- Once you have an idea of the height you want, you can tape off the bottom portion of your wall and begin painting. I have been super impressed with FrogTape lately. It really does give you such a crisp clean paint line. It didn’t really matter here because my board would be covering it, but I still thought you should know that their paint block technology is legit.
- Put on some comfy clothes, your favorite music and start painting. It actually didn’t take very long at all, but any reason for comfy clothes and good music, right? My grey walls required two paints of coat. The photo below is a screen grab from a video hence the horrible quality, but look at my sweet Stella. This was a few days before school started and she didn’t want to leave my side, literally. She’s in her cheerleader outfit cheering her mama on. Oh, how I love that girl.
- I’m back tracking a bit here, but we located the studs in the walls before painting. Since I painted over them (whoops), we just went back and marked them again once the paint was dry.
- With the bottom portion painted, we attached the 1″ x 4″ into the studs using deckmate screws.
- Once the 1″ x 4″ was on the wall, it was time for me to attach the batten strips which was just scrap lattice strips we cut down to fit the wall. Tip: Cut a piece of scrap wood the length between the battens and used this as a ruler/guide. Also, painter’s tape can hold your pieces in place when you get your measurements just right and need to free up your hands.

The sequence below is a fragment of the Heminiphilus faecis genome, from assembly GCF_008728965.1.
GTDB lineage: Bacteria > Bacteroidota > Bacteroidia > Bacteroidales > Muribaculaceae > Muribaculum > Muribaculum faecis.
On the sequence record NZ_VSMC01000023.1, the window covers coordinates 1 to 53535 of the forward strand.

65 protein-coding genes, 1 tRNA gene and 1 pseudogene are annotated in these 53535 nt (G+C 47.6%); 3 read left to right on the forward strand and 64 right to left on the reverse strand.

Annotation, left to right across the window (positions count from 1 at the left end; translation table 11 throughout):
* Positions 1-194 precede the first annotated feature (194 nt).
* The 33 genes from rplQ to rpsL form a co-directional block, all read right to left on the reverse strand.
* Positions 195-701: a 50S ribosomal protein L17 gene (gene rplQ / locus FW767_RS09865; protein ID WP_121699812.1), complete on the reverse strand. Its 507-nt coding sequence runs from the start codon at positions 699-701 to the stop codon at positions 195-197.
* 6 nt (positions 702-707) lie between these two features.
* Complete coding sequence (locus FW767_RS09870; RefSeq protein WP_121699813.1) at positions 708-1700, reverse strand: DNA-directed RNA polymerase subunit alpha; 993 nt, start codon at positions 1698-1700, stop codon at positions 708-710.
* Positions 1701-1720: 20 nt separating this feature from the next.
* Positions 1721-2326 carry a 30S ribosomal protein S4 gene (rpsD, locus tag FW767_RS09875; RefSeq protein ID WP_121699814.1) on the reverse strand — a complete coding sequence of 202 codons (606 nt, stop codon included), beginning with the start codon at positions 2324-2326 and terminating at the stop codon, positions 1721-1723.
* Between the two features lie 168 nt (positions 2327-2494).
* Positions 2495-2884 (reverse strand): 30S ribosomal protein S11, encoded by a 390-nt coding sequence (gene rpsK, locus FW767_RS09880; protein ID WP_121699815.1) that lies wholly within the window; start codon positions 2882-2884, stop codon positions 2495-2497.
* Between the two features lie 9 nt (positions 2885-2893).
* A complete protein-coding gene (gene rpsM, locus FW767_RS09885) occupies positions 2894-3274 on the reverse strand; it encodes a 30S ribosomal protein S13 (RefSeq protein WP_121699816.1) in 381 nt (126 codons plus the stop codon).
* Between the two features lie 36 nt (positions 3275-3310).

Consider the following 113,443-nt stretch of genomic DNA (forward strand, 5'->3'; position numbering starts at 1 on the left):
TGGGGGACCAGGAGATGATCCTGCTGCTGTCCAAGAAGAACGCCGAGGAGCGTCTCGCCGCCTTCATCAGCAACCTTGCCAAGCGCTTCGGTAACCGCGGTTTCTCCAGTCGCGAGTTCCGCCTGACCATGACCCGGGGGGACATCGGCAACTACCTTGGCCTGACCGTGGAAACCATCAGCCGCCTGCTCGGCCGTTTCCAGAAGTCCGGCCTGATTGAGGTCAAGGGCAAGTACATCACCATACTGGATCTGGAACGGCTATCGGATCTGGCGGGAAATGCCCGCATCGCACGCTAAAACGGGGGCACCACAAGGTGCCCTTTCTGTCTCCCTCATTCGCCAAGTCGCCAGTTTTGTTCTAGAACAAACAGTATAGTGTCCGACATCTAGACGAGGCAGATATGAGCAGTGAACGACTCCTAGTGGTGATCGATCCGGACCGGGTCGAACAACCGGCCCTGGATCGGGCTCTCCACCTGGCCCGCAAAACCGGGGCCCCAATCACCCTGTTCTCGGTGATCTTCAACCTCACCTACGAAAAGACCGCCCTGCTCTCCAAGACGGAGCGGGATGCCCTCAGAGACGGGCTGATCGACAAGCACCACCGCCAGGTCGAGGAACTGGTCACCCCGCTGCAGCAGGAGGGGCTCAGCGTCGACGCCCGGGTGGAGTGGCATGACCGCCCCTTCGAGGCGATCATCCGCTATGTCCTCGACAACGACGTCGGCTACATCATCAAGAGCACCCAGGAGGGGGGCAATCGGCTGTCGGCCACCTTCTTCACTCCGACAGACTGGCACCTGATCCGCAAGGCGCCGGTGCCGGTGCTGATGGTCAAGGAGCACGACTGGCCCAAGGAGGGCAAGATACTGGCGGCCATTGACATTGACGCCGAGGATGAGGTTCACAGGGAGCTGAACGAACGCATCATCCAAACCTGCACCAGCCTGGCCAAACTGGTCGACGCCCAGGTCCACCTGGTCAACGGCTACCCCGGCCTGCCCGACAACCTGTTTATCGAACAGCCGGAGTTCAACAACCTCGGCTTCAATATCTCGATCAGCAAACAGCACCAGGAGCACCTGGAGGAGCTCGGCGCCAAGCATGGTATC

- Now it’s time to attach the hooks. The reason we screwed the 1″ x 4″ directly into the studs is because we would be attaching the hooks directly on to the 1″ x 4″ and it needed to hold up to the weight of the girls hanging their backpacks and lunchboxes daily. Again the tape comes in handy here when I need to visualize things and make the slightest of adjustments to make sure they’re aligned evenly.
- Fill all of your screw & nail holes with wood filler or spackle and let it dry. Lightly sand off any excess and use touch-up with paint, if needed. The screw holes required two rounds of spackle and I took these photos after only the first round because of my excitement so if you look closely you’ll still see little indentations. I should probably take an updated photo, but just take my word that you can’t notice after the second round of spackle.
- Ideally, you’d want to caulk all of the seams where the wood meets the wall, but since I change my mind so often around here and this isn’t our forever home, I’m leaving it as-is.
And there you have it, a board & batten drop zone for the family. Of course that is only the bottom portion of the wall and that’s mainly for our kids. Sam and I have our own space to put our belongings, but the top portion of the wall here is perfect organizing mail and keeping track of dates on the calendar. I’ll add the links to everything below:
Welcome Home Sign
Dry Erase Wall Calendar
Leather Pouch (I cut off the bottom portion and will be using it near the front door to hang keys)
Ceramic Wall Pocket (This is from our shop and it’s perfect for holding chalk, markers, etc.)
Vintage Ruler Growth Chart (This exact one doesn’t seem to be available, but there is a similar one from the same shop I purchased mine)
What do you think? Will you give it a try? Don’t forget to pin the image below or any of the other photos from this blog post (just hover over the image and save.)